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Living with Uncertainty: Attachment and Narratives of Care
 

Living with Uncertainty: Attachment and Narratives of Care

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    Living with Uncertainty: Attachment and Narratives of Care Living with Uncertainty: Attachment and Narratives of Care Presentation Transcript

    • Living with Uncertainty: Attachment and Narratives of Care Dr Christopher Groves Social Sciences, Cardiff University
    • What Matters? Crompton, T. (2010) Common Cause: The Case for Working with our Cultural Values Godalming, WWF-UK.
    • Where do values come from?
    • “with the precarious and perilous character of existence” Michael Jackson (1989), Paths toward a clearing, p. 17 A universal concern… “It is in the context of capability, vulnerability and precarious well-being or flourishing, and our tendency to form attachments and commitments, that both values and reason in everyday life need to be understood.” Andrew Sayer (2011), Why things matter to people, p. 6
    • Survival and meaning “The meaning of our lives cannot, therefore, be understood as a search to satisfy generalizable needs for food, shelter, sex, company and so on, as if our particular relationships were simply how we had provided for them. It is more the other way round: without attachments we lose our appetite for life.” Peter Marris (1996), The politics of uncertainty, p. 45
    • From ‘holding’ to internalised secure space Thus what is communicated by the caregiver is a complex relation of literal holding to psychic holding or containment. It is this […] that provides a sense of continuity of being in which a young child is gradually able to replace literal physical holding with a sense of being whole and continuous. Valerie Walkerdine, (2010). "Communal Beingness and Affect: An Exploration of Trauma in an Ex-industrial Community“, Body & Society 16(1): 91-116.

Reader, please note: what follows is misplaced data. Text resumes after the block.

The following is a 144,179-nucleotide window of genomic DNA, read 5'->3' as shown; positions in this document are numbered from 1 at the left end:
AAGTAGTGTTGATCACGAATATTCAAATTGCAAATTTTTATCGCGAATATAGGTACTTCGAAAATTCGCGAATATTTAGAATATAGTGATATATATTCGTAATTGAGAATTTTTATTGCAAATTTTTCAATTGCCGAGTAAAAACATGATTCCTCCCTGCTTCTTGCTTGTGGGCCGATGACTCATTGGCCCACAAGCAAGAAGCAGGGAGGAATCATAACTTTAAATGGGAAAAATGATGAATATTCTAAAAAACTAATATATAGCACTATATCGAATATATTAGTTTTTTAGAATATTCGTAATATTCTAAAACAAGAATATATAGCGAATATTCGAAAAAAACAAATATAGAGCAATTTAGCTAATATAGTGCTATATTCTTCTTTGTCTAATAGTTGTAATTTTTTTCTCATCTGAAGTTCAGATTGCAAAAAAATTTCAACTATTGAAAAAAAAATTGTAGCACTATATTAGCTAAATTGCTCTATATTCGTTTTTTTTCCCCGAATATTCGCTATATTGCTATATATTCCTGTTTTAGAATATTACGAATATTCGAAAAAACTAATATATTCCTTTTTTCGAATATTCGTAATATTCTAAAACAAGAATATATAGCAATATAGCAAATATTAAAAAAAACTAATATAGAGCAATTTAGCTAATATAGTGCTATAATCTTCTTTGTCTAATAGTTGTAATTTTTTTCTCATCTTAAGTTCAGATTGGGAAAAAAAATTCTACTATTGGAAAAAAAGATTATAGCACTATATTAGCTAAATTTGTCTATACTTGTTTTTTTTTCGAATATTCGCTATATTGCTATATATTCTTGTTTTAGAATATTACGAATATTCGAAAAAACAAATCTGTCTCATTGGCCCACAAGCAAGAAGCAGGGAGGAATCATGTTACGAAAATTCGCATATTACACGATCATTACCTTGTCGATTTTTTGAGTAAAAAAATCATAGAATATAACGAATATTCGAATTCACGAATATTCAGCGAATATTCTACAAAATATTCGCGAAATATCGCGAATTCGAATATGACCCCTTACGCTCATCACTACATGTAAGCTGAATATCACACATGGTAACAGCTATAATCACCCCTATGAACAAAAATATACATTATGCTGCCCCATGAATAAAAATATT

• The scope of attachment
    • Broken attachments “This constructed world of predictable relationships is the context of our actions. But it is subject to constant revision, and always more or less vulnerable to loss, self-doubts, experiences which make no sense to us. Then we no longer know what to do.” Peter Marris (1996), The politics of uncertainty, p. 4
    • ‘Mourning social injury’ “We are now a people with a broken culture”, said Simon Fobister, the chief of the Grassy Narrows Band, to a government delegation visiting the reserve in December 1978. […] The Ojibwa people have been counting on their native culture for hundreds of years to tune their moral and conceptual reflexes, to organize and give rhythm to their everyday lives, to give shape to things. That old mould was simply broken, and the result was a kind of bewilderment and disorientation that the usual sociological concepts – anomie, estrangement, alienation – are not rich enough to capture or reflect. Kai Erikson (1995), A New Species of Trouble, pp. 34-35.
    • Take-home points 1. Conditioning all other concerns: concern with the uncertain future 2. Attachment tames uncertainty, sustains meaning, identity and agency 3. Human development > internalisation of secure space, trust in world 4. Narratives of care extend agency and identity 5. Loss of attachment can threaten individual and collective agency & identity